Chicago Artists Coalition’s (CAC) annual Starving Artist benefit recently took place at the organization’s West Loop gallery space in Chicago. The event was nothing short of a unique and innovative collaboration between craftsmen and craftswomen of art and food. Starving Artist pairs some of Chicago’s best visual artists and chefs and sets them free to create immersive environments. The event is the start of celebrations for CAC’s four decade anniversary of service to the local artistic community.
“The organization has grown really fast in the last couple of years,” said Interim Executive Director, Sara Slawnik. “We’re going through a leadership transition, but the organization has been skyrocketing and we’ve expanded our programs. We’ve been around 40 years, so this event is kicking off our 40th year of empowering and supporting local artists of Chicago.”
Starving Artist welcomed more than 300 guests into four unique, multiple sensory environments, that meshed culinary and visual arts by pairing visual artists Diana Gabriel, Luftwerk, Alexandra Noe and Edyta Stepien with Chefs Matthias Merges (Yusho), Chris Pandel (Bristol/Balena), Kyle Peterson (Fulton Market Kitchen) and Jared Van Camp (Element Collective).
Community Partnerships Manager Alexis Russo manages fundraising for the event and is a huge part of the planning process for Starving Artist. She stated that there are a lot of moving pieces in planning this event, but it really starts with the artists before moving forward in who would pair well with chefs.
“Everyone gets really into the collaborative process and they work together so closely. Every element is really a piece of the collaboration.”
This was definitely true for chef and restaurateur Chris Pandel who teamed up with Columbian artist, Diana Gabriel. His dishes for the evening included ajiaco soup and coconut rice. Pandel said that Gabriel described her work to him as being inspired by Columbian basket weaving. He then used that as a guiding light for his food creation process with his team.
“We went back to a market scene in our heads,” said Pandel. “Having never been to Columbia, we just went through the process asking, ‘What would they serve you in a Columbian market, and how do we take that and make a 2.0 version in Chicago?'”
Pandel appreciated having some heritage behind the food, because he sad it gives a sense of history. He also found a sense of likeness between creators of art and food in a way that connected him to Gabriel even deeper.
“Diana’s work is based off of real, true craftsmanship. Basket weavers’ hands are on their work all the time. It’s patterns, it’s culture, and color coordination, among other things. As chef’s we’re kind of craftsmen first. So it struck a chord when we sat down and talked about her process and found that [her art] was just as much for her as it is for those viewing her work (or in Pandel’s case, his patrons). She enjoys the physicality of basket weaving, the same way that I like to cook. It’s a very similar process and I’m spoiled to have her as an artist.”
Petra Bachmaier and Sean Gallero of Luftwerk partnered with Matthias Merges of Yusho. Common ground was one of the reasons Bachmaier expressed satisfaction in collaborating with Merges, similar to Pandel and Gabriel.
Bachmeier said that she and Gallero met with Merges to discuss his approach to food. They found that he creates food in part as a sensory experience of taste. She described Luftwerk’s process as sensory as well, as well as very visual and immersive of the audience.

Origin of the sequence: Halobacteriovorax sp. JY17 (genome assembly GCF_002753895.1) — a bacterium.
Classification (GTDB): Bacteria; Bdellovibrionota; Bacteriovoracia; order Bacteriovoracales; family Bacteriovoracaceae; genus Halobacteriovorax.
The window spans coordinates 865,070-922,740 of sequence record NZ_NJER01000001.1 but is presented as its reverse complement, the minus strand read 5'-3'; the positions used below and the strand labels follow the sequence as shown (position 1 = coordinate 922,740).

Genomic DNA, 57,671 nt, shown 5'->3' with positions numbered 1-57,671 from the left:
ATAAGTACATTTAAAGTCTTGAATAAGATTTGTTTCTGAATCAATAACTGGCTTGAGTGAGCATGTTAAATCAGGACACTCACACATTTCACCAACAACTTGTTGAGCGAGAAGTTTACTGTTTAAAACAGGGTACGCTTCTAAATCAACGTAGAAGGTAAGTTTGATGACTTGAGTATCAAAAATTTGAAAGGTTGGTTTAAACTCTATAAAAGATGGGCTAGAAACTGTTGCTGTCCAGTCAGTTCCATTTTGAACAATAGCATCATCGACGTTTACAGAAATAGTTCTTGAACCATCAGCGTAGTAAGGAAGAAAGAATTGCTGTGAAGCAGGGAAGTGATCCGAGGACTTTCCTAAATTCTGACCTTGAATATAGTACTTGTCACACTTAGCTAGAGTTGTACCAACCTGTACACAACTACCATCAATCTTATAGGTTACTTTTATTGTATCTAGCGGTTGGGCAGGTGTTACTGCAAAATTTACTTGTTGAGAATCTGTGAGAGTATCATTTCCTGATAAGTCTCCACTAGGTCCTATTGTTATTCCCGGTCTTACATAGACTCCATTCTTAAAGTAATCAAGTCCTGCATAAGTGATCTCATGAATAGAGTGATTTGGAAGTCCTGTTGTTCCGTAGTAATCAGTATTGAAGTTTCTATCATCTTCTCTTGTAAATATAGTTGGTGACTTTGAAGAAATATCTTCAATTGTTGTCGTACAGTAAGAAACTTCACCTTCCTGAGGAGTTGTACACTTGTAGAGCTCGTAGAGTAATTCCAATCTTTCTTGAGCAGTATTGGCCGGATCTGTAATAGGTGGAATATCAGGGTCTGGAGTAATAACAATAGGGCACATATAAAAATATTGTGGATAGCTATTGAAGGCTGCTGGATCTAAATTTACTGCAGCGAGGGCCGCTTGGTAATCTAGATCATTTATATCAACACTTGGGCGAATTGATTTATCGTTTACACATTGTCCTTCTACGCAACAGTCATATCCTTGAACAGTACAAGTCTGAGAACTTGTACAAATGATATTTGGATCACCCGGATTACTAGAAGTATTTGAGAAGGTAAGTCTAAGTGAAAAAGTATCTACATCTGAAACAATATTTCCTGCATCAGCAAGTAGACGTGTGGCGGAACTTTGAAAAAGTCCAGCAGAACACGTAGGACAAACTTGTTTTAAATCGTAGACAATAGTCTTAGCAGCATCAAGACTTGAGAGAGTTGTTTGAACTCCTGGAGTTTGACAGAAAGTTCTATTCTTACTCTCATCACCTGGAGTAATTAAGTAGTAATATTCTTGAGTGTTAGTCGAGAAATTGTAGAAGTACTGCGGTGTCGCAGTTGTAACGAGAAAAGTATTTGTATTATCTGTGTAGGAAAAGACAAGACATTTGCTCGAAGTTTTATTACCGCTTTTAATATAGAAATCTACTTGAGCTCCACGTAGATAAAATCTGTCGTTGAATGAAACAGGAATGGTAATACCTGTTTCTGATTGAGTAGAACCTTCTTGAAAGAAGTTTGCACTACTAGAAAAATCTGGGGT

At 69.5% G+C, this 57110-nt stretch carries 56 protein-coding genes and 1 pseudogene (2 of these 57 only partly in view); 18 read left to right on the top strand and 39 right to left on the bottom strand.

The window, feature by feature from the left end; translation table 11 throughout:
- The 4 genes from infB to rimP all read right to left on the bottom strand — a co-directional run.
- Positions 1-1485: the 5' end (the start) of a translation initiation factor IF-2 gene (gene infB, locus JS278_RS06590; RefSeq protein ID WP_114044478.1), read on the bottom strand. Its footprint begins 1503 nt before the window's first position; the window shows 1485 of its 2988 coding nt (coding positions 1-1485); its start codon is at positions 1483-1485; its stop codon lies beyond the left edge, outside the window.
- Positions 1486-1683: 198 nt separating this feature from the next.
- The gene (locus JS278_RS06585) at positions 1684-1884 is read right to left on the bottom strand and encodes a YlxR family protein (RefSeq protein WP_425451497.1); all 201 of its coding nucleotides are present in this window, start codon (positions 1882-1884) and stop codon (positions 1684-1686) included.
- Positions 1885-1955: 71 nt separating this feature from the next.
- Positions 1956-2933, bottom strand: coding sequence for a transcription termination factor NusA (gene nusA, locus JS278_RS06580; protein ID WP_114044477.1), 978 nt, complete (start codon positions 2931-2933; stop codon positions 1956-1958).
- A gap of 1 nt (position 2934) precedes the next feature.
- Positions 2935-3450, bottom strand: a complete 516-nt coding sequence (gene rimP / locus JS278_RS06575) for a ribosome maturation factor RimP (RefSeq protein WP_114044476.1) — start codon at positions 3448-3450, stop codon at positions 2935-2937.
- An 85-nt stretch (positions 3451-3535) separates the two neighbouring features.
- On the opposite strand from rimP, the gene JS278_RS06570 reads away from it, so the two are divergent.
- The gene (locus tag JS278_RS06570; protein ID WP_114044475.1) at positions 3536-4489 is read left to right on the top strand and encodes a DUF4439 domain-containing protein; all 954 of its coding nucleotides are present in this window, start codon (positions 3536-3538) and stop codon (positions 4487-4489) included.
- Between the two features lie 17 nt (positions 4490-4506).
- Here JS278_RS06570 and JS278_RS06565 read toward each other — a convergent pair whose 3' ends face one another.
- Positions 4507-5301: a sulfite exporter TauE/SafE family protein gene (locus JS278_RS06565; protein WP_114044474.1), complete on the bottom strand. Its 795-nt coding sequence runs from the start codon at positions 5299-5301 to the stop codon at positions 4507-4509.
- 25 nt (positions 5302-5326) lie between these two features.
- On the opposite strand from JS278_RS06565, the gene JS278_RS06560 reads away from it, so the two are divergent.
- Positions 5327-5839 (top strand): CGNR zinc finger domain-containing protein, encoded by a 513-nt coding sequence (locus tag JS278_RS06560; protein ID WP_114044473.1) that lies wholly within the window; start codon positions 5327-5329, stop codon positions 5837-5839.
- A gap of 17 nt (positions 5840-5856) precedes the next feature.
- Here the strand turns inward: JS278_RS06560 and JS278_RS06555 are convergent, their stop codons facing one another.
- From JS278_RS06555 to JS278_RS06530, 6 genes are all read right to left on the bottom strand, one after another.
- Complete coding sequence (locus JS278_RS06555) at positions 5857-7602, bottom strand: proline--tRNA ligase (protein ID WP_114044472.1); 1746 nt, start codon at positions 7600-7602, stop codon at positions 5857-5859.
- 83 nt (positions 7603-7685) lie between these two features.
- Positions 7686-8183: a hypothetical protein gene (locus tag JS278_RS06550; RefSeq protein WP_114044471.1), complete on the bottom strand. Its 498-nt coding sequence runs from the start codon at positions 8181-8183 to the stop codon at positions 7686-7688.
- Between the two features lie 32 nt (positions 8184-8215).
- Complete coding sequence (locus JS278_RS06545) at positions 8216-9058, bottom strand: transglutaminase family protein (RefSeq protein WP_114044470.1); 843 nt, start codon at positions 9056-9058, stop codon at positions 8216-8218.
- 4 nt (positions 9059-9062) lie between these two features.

“It was a perfect match between how he sculpts food and how we approach sculpting art.” The result was a hanging installation of pork skin for attendees to break off and enjoy.
“We decided to use it as a sculpture of form in the space where people can, hopefully, feel free during the evening to engage with the piece and take it apart.”
Starving Artist raised more than $83,000 in support of CAC’s unique programming, which strives to build a sustainable marketplace for local artists by providing them with educational resources, exhibition opportunities and entrepreneurial networks. Services that will benefit from Starving Artist includes: BOLT artists’ residency program; artist workshops; Chicago Artists Resource, CAC’s arts service and development site; showcase galleries; and more.
Funds will also go towards the organization’s annual grant, the Maker Grant, which is awarded to local contemporary visual artists who demonstrate a commitment to a
sustainable artistic practice and career development. The 2014 Maker Grant honorees are Chicago-based interdisciplinary artists John Preus and Maria Gaspar.
Slawnik prides CAC’s distinguishing factor as being a support for local artists who have honed their craft to help them uphold their livelihood through their passion. It was a major reason the director was drawn to CAC after more than 10 years of working in the non-profit arts organization sector.
She said, “There aren’t a lot of other organizations that do the work that we do. We help artists actually make a living at what they do. So once they have all the skills and the talent, it’s up to us to figure out how to make [their craft] into a sustainable career. Once we create more artists that have a sustainable career with skills, Chicago then has a richer cultural community, more vibrant art, and more artists that can sustain themselves.”
To learn more about CAC and its programs, please visit http://chicagoartistscoalition.org.